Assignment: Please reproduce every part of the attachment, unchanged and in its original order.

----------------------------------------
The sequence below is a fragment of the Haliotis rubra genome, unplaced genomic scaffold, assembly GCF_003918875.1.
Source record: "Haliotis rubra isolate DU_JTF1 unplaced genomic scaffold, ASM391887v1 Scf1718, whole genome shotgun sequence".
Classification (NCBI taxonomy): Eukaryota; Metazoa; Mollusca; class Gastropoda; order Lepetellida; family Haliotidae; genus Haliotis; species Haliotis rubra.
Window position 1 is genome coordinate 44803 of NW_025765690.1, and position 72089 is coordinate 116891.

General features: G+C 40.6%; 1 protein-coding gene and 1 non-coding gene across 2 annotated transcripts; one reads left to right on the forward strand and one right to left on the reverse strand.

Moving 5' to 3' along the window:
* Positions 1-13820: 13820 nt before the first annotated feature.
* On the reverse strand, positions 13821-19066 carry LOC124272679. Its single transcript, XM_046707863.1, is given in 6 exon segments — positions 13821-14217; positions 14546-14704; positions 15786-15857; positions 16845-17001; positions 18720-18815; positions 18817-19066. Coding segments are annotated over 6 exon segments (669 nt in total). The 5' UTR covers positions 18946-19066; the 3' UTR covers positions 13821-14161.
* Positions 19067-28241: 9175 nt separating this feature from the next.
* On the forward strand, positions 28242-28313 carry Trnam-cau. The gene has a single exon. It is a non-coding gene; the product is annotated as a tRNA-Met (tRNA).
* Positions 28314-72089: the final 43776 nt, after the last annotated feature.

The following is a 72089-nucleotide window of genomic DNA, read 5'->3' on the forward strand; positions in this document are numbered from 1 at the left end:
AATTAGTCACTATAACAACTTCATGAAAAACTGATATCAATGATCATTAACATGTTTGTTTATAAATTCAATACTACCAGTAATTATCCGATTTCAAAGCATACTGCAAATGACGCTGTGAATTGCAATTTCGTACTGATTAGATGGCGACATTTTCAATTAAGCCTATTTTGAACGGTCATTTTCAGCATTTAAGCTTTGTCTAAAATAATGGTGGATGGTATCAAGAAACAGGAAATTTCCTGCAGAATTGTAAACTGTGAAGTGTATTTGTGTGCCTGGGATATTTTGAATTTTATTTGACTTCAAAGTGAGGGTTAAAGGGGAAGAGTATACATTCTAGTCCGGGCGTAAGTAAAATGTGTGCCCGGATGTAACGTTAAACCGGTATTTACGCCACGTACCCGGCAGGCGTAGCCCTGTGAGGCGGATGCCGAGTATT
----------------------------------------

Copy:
The sequence below is a fragment of the Haliotis rubra genome, unplaced genomic scaffold, assembly GCF_003918875.1.
Source record: "Haliotis rubra isolate DU_JTF1 unplaced genomic scaffold, ASM391887v1 Scf1718, whole genome shotgun sequence".
Classification (NCBI taxonomy): Eukaryota; Metazoa; Mollusca; class Gastropoda; order Lepetellida; family Haliotidae; genus Haliotis; species Haliotis rubra.
Window position 1 is genome coordinate 44803 of NW_025765690.1, and position 72089 is coordinate 116891.

General features: G+C 40.6%; 1 protein-coding gene and 1 non-coding gene across 2 annotated transcripts; one reads left to right on the forward strand and one right to left on the reverse strand.

Moving 5' to 3' along the window:
* Positions 1-13820: 13820 nt before the first annotated feature.
* On the reverse strand, positions 13821-19066 carry LOC124272679. Its single transcript, XM_046707863.1, is given in 6 exon segments — positions 13821-14217; positions 14546-14704; positions 15786-15857; positions 16845-17001; positions 18720-18815; positions 18817-19066. Coding segments are annotated over 6 exon segments (669 nt in total). The 5' UTR covers positions 18946-19066; the 3' UTR covers positions 13821-14161.
* Positions 19067-28241: 9175 nt separating this feature from the next.
* On the forward strand, positions 28242-28313 carry Trnam-cau. The gene has a single exon. It is a non-coding gene; the product is annotated as a tRNA-Met (tRNA).
* Positions 28314-72089: the final 43776 nt, after the last annotated feature.

The following is a 72089-nucleotide window of genomic DNA, read 5'->3' on the forward strand; positions in this document are numbered from 1 at the left end:
AATTAGTCACTATAACAACTTCATGAAAAACTGATATCAATGATCATTAACATGTTTGTTTATAAATTCAATACTACCAGTAATTATCCGATTTCAAAGCATACTGCAAATGACGCTGTGAATTGCAATTTCGTACTGATTAGATGGCGACATTTTCAATTAAGCCTATTTTGAACGGTCATTTTCAGCATTTAAGCTTTGTCTAAAATAATGGTGGATGGTATCAAGAAACAGGAAATTTCCTGCAGAATTGTAAACTGTGAAGTGTATTTGTGTGCCTGGGATATTTTGAATTTTATTTGACTTCAAAGTGAGGGTTAAAGGGGAAGAGTATACATTCTAGTCCGGGCGTAAGTAAAATGTGTGCCCGGATGTAACGTTAAACCGGTATTTACGCCACGTACCCGGCAGGCGTAGCCCTGTGAGGCGGATGCCGAGTATT